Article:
The Prime Minister's lumping of madrasahs within a three part strategy to tackle extremism at the Tory party conference on Wednesday problematises an inherent and crucial feature of the British Muslim landscape, and, if anything, stigmatises the thousands of children that attend these institutes each day.
While comments about British Muslims facing abuse and how that defies equality and opportunity are welcome, his assertions about madrasahs are out of place. There is a global problem with radicalisation and terrorism, a phenomenon which affects the world's 1.6 billion Muslims more than anyone else. In this battle of hearts and minds, the mainstream Muslim community should be seen as partners instead of being viewed with suspicion with headline-grabbing sound bites that simply wreak more havoc.
It is this suspicion that perhaps instigated the Prime Minister to speak about madrasahs and provide fodder to the far right on the one hand and contribute to the "grievance culture" among radicals on the other. The fear is that hundreds of thousands of young Muslim children throughout the country going about their daily lives and doing what generations have done peacefully will now be viewed with suspicion.
What makes the matter worse is the absence of evidence to support the Prime Minister's views. Like all education systems, there is always room for improvement, and madrasahs are no exception with many constantly evolving for the better. This can be seen in the way they presently function and the way they were initially founded ad hoc in humble terrace homes in the 60s and 70s.
Yes, some madrasahs have poor management and a minority of teachers might break the law by employing corporal punishment, but surely that is a safeguarding issue for which local authorities have mechanisms in place as they do when children are abused in mainstream schools. The inference that madrasahs teach children not to mix with the wider community also does not hold water, after all the majority of children who attend usually do so after a normal day at mainstream mix-faith state schools.
In the hustle and bustle of modern life, people are often engrossed in materialism and often lose their sense of direction. It is in this setting that the madrasah functions as a spiritual oasis to help build the character of young children to be devout, tolerant, principled, upright and aware of the rights of their Creator and also fellow humans of all faiths and no faiths--values that are inherently Islamic and also British.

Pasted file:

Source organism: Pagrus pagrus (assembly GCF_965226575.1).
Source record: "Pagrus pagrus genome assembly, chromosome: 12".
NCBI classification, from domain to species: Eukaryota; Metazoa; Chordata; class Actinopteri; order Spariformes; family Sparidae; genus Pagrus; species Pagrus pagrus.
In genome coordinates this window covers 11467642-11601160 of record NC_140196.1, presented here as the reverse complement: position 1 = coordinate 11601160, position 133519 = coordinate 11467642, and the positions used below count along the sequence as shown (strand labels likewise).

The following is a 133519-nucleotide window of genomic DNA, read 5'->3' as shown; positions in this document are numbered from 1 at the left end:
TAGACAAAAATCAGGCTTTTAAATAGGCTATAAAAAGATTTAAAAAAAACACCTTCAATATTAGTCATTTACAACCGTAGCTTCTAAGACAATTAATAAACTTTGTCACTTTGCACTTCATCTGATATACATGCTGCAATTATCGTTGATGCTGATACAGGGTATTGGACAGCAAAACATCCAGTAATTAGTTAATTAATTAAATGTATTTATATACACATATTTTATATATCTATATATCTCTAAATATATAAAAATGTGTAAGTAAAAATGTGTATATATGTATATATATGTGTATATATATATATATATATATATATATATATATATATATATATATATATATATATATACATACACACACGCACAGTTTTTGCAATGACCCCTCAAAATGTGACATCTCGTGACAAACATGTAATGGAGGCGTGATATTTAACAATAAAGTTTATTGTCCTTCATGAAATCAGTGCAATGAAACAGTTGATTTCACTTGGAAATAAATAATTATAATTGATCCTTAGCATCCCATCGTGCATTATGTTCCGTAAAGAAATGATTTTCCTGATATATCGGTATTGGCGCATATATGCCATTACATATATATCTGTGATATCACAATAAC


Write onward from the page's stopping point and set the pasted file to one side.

What makes the Prime Minister's comments all the more concerning is that it seems he has never visited a madrasah (or, to give them their proper name, a maktab or kuttab). Britain has put its colonial past far behind. In spite of the oppressiveness of the policies of the British Raj and the negative impact on the lives of those it touched, the Raj was also an interesting time in which British colonial administrators took a keen interest in understanding the communities they ruled, their religions and their institutes, even visiting and documenting madrasahs, shrines and other places of devotion.
Perhaps the Prime Minister could follow in the steps of people like Sir James Meston, Lieutenant-Governor of the United Provinces of Agra and Oudh, who visited a leading madrasah in north India in 1915. Impressed by what he saw, he delivered a speech in Urdu in which he mentioned his long time wish to undertake the visit and then made some insightful comments regarding the selflessness and purpose of madrasahs which equally apply in Britain today.
In his speech, Meston said that the people of his day are inclined to three "imperfect matters." The first being that people have no "consideration for the eternal comfort of the hereafter" and "keep trying day and night for the acquisition of worldly lucre and expend their intellect and wisdom, which our Great Creator hath bestowed on us for better objectives, in this very inferior work."
The second is that people "have a propensity towards external elegance and adornment, fame and show, and do not want to spare any part of their time for acquiring spiritual and inner blessings and advantages which are the true and real bounties."
He then moved on to radicalisation and extremism, which are issues that are of equal concern today. "People behave," he said, "fanatically under the cover of religion and incite mutual discord and rancour instead of instilling their minds through religious exhortation and education that in the sight of God of this universe all his slaves are equal and all should treat each other with humility and forgiveness..."
He then concluded, "You abstain completely from all these three unsound matters, and I am fully certain that thus you are imparting such education and training to your students which would be the cause of their comfort and happiness in both the world and the hereafter... Although your community is passing through a period of trouble and pessimism, you keep showing them the light of wise moralisation and keep comforting and pacifying them in this state of despondency with the teachings of true religion. Thus their troubles will vanish."
With the Muslim world in utter turbulence today, Meston's concluding comments clearly epitomise the way madrasahs function in Britain. Instead of viewing madrasahs with suspicion, the government should view them positively, particularly for the benefit of the Muslim world as evidence of the way tolerance and freedom are values practically engrained within the UK. Madrasahs are definitely not incubators of extremism; rather their purpose is spiritual and recognising the rights of all--Muslim or otherwise.